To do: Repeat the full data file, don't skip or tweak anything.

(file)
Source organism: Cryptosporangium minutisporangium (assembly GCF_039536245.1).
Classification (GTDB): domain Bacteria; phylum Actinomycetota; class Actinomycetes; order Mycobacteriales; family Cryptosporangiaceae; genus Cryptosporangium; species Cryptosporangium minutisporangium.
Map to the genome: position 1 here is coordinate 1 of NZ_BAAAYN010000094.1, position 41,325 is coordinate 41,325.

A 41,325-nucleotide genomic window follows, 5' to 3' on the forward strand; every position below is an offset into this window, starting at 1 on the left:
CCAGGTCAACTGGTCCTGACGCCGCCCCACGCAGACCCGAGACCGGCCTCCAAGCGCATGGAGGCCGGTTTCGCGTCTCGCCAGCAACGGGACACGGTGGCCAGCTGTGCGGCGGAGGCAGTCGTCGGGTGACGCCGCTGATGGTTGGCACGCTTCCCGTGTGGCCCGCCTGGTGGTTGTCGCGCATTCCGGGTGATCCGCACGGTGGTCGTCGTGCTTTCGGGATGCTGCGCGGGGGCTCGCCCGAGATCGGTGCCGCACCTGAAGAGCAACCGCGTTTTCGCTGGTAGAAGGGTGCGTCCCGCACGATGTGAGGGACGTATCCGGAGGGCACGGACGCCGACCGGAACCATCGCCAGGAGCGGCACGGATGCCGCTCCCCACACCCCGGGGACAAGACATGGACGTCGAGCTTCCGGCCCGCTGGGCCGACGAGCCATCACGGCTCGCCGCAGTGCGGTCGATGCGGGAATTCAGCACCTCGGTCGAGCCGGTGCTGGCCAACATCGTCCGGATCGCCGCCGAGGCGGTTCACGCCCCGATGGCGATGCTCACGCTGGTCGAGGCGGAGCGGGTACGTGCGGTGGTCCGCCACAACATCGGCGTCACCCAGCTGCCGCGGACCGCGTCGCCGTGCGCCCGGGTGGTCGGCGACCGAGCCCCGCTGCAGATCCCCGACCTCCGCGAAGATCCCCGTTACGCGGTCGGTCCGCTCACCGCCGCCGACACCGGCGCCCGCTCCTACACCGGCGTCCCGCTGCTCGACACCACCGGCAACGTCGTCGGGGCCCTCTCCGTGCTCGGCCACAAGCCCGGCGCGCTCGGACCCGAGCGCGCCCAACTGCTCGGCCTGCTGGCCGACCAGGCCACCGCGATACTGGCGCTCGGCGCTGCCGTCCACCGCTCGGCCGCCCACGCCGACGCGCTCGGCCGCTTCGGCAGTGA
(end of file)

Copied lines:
Source organism: Cryptosporangium minutisporangium (assembly GCF_039536245.1).
Classification (GTDB): domain Bacteria; phylum Actinomycetota; class Actinomycetes; order Mycobacteriales; family Cryptosporangiaceae; genus Cryptosporangium; species Cryptosporangium minutisporangium.
Map to the genome: position 1 here is coordinate 1 of NZ_BAAAYN010000094.1, position 41,325 is coordinate 41,325.

A 41,325-nucleotide genomic window follows, 5' to 3' on the forward strand; every position below is an offset into this window, starting at 1 on the left:
CCAGGTCAACTGGTCCTGACGCCGCCCCACGCAGACCCGAGACCGGCCTCCAAGCGCATGGAGGCCGGTTTCGCGTCTCGCCAGCAACGGGACACGGTGGCCAGCTGTGCGGCGGAGGCAGTCGTCGGGTGACGCCGCTGATGGTTGGCACGCTTCCCGTGTGGCCCGCCTGGTGGTTGTCGCGCATTCCGGGTGATCCGCACGGTGGTCGTCGTGCTTTCGGGATGCTGCGCGGGGGCTCGCCCGAGATCGGTGCCGCACCTGAAGAGCAACCGCGTTTTCGCTGGTAGAAGGGTGCGTCCCGCACGATGTGAGGGACGTATCCGGAGGGCACGGACGCCGACCGGAACCATCGCCAGGAGCGGCACGGATGCCGCTCCCCACACCCCGGGGACAAGACATGGACGTCGAGCTTCCGGCCCGCTGGGCCGACGAGCCATCACGGCTCGCCGCAGTGCGGTCGATGCGGGAATTCAGCACCTCGGTCGAGCCGGTGCTGGCCAACATCGTCCGGATCGCCGCCGAGGCGGTTCACGCCCCGATGGCGATGCTCACGCTGGTCGAGGCGGAGCGGGTACGTGCGGTGGTCCGCCACAACATCGGCGTCACCCAGCTGCCGCGGACCGCGTCGCCGTGCGCCCGGGTGGTCGGCGACCGAGCCCCGCTGCAGATCCCCGACCTCCGCGAAGATCCCCGTTACGCGGTCGGTCCGCTCACCGCCGCCGACACCGGCGCCCGCTCCTACACCGGCGTCCCGCTGCTCGACACCACCGGCAACGTCGTCGGGGCCCTCTCCGTGCTCGGCCACAAGCCCGGCGCGCTCGGACCCGAGCGCGCCCAACTGCTCGGCCTGCTGGCCGACCAGGCCACCGCGATACTGGCGCTCGGCGCTGCCGTCCACCGCTCGGCCGCCCACGCCGACGCGCTCGGCCGCTTCGGCAGTGA